MD Anderson oncologist nominated as U.S. FDA Commissioner

  U.S. President Donald Trump has nominated Dr. Stephen Hahn, chief medical executive of the University of Texas MD Anderson Cancer Center, to lead the Food and Drug Administration, the White House said on Friday.

Hahn, a radiation oncologist who has been at MD Anderson in Houston since 2015, if confirmed would follow Scott Gottlieb as FDA commissioner. Hahn's nomination passes over Ned Sharpless, a previous director of the National Cancer Institute (NCI), who is currently serving s acting FDA commissioner. Sharpless will return to his role at NCI, the U.S. Department of Health and Human Services announced on Friday.

Hahn, who had previously been head of radiation oncology at Philadelphia's University of Pennsylvania School of Medicine, would be taking over a regulatory agency that oversees products ranging from complex cancer drugs to food, cosmetics and tobacco.

"The FDA is a massive government bureaucracy... There is a political aspect to running the FDA that is not really something that Dr. Hahn has done in the past," said Christopher Mikson, leader of law firm Mayer Brown's FDA regulatory practice.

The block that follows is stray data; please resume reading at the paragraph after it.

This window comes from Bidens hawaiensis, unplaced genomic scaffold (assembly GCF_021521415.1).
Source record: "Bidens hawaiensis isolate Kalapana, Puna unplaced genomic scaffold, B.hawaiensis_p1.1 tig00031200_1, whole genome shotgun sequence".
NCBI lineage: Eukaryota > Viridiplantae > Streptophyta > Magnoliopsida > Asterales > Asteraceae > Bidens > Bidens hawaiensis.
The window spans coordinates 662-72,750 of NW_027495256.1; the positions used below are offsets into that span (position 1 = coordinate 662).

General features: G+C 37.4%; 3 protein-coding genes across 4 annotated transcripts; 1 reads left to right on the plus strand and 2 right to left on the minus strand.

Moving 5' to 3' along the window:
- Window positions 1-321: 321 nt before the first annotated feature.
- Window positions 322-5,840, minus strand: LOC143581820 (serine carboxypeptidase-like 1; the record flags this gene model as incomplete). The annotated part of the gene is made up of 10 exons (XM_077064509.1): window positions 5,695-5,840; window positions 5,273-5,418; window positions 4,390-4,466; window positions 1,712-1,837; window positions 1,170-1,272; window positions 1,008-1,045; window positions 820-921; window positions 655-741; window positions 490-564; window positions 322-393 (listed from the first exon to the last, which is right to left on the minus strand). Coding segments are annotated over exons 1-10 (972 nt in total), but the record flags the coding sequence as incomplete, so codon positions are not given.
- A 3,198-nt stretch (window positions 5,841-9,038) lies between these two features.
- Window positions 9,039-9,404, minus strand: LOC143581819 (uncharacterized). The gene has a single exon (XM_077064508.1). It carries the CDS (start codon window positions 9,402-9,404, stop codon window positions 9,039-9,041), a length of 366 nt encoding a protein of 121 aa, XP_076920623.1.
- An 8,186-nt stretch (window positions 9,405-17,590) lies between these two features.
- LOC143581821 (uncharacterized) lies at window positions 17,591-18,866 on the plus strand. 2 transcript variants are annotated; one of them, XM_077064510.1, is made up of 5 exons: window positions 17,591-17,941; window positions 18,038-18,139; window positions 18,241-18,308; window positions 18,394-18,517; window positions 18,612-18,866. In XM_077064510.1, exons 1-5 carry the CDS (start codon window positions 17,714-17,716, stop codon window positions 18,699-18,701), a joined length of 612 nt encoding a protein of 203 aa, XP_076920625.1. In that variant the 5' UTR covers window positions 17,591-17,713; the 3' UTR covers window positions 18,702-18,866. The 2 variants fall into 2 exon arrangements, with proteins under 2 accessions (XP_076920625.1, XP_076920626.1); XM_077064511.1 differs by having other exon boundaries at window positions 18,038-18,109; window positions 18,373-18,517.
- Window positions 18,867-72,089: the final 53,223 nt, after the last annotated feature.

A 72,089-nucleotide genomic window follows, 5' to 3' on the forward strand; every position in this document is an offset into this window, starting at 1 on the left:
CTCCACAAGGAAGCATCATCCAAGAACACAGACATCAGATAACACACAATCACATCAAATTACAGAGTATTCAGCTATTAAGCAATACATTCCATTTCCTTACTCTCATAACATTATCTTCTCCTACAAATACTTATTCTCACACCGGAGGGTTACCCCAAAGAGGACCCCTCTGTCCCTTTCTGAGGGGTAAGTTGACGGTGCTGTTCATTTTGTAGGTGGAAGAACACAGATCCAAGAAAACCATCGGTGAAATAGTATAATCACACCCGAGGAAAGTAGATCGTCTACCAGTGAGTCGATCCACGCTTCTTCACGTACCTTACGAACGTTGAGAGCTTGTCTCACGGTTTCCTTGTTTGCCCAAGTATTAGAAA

"One of the reasons the Trump Administration would bring him in is because is an outsider. He is an academic medical administrator from Texas by way of Philadelphia, not a Washington insider," Mikson added.

Hahn briefly worked for at the NCI earlier in his career.

Gottlieb, who stepped down from the post earlier this year, was well regarded by public health advocates and won bipartisan support for his efforts to curb use of flavored e-cigarettes by youth and to speed approval for lower cost generic medicines.

E-cigarettes and vaping products also will likely be on Hahn's agenda. Vaping products have been linked in recent months to a mysterious lung illness that has killed nearly three dozen people in the United States and sickened more than 1,600.

The Centers for Disease Control and Prevention has said it is still uncertain of the exact cause of the serious lung illnesses, but most cases have been linked to vaping products containing the marijuana ingredient THC.

The FDA has said it plans to begin enforcing existing law that requires vaping products to show that they are "appropriate for the protection of public health" before they can receive marketing approval from the agency.

Several states have already banned flavored vaping products.

While e-cigarettes have been promoted as a means to help people quit smoking, public health officials are concerned they are being marketed to get a new generation hooked on nicotine.

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